The legion of neo-hippies and others who crowded into the Greek Theatre on Friday night looked suspiciously like survivors of the Deadhead caravan. Their search for good vibes led them directly to Phish.
As fans in tie-dye and granny dresses did the frantic hippie shake in the aisles, Phish grooved through its upbeat mix of folk-rock, funk, jazz and progressive rock(!) elements. Outside the sold-out amphitheater, meanwhile, it was like the streets of some starving nation, except that the hundreds of disheveled souls were begging for tickets , not food.
On Friday, those Phish-heads who got tickets were rewarded with a three-hour show of significantly more energy than the Dead had offered in recent years. And the music had a sometimes tropical flair, as on "Yamar," a tune from its bar-band days in Vermont.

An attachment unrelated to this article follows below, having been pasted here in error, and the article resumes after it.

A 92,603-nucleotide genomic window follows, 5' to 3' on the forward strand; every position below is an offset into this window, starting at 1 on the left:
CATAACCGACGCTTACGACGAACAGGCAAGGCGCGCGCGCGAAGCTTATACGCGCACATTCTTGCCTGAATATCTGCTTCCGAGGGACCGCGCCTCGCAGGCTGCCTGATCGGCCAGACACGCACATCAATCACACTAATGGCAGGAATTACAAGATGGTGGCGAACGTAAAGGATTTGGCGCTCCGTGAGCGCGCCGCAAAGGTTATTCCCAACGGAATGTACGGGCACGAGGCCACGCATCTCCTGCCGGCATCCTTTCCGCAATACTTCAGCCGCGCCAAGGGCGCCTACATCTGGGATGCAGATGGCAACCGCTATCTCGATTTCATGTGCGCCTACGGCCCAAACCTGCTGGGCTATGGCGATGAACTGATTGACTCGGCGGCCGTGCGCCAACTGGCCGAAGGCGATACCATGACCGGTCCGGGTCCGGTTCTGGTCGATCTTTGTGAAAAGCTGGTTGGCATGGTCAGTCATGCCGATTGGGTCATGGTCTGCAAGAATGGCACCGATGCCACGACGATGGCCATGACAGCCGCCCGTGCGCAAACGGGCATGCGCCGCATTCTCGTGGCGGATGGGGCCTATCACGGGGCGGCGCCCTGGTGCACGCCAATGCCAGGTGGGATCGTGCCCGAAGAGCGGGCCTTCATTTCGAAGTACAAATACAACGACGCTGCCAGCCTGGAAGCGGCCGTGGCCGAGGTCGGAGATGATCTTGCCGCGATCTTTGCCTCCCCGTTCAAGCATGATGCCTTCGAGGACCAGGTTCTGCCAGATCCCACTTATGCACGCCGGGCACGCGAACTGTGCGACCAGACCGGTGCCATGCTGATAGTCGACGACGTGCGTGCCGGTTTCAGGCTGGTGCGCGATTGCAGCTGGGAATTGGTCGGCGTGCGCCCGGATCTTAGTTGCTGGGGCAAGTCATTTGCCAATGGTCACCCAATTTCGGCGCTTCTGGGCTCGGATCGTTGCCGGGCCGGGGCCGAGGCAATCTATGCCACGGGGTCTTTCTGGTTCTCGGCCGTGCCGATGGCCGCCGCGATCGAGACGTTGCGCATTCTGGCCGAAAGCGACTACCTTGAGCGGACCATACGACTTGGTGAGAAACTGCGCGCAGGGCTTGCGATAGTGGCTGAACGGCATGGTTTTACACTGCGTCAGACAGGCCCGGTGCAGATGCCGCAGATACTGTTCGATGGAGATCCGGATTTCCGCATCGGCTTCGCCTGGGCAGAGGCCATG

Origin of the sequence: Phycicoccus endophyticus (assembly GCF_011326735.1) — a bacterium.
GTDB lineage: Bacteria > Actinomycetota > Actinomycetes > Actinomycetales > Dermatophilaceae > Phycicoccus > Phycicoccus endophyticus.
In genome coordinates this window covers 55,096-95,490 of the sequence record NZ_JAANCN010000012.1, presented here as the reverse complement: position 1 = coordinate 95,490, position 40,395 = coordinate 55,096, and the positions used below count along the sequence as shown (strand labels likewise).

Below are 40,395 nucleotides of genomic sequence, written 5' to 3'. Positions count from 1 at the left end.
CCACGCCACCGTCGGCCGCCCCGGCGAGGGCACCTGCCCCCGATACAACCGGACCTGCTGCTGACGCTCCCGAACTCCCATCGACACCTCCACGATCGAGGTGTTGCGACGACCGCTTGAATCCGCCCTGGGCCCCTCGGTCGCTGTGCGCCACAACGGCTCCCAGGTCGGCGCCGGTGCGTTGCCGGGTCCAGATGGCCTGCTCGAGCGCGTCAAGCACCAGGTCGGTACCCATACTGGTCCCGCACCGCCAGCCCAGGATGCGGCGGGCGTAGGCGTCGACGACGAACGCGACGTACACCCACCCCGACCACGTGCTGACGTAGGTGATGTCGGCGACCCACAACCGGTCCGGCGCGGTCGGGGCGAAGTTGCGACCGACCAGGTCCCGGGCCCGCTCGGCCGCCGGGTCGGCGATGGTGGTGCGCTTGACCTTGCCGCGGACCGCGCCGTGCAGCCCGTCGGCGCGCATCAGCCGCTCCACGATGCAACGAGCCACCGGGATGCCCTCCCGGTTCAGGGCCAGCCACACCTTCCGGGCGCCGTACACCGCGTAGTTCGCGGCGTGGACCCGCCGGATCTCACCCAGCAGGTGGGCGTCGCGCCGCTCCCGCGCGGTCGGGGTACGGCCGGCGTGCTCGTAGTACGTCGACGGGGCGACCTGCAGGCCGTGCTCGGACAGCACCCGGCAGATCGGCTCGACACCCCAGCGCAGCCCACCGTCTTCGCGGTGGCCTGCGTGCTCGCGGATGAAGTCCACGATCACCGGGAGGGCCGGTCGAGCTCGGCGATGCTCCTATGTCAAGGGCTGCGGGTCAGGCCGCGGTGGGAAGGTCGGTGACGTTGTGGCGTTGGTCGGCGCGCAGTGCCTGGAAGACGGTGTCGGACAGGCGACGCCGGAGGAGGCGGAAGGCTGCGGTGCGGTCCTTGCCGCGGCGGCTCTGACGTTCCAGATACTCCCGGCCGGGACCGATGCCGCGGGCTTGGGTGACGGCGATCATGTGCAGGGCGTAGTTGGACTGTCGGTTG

The quartet's long moments of improvisation were pleasant enough, but rarely reflected any emotion heavier than upbeat playfulness. Coltrane this ain't. Phish was most successful when the jamming was kept to traditional pop elements: bluesy guitar, barrelhouse boogie piano, etc.
That element of playfulness grew as the night wore on, beginning with guitarist Trey Anastasio and bassist Mike Gordon performing a tune while bouncing on trampolines. Later, drummer Jon Fishman (who spent the night in a dress) led the band in the barbershop favorite "Sweet Adeline" and, later, Aerosmith's "Cryin'."
The band's other choices for cover tunes were just as surprising, including a decent show-closing rendition of "A Day in the Life," which is a good trick for any band, and indicates Phish isn't just for hippies.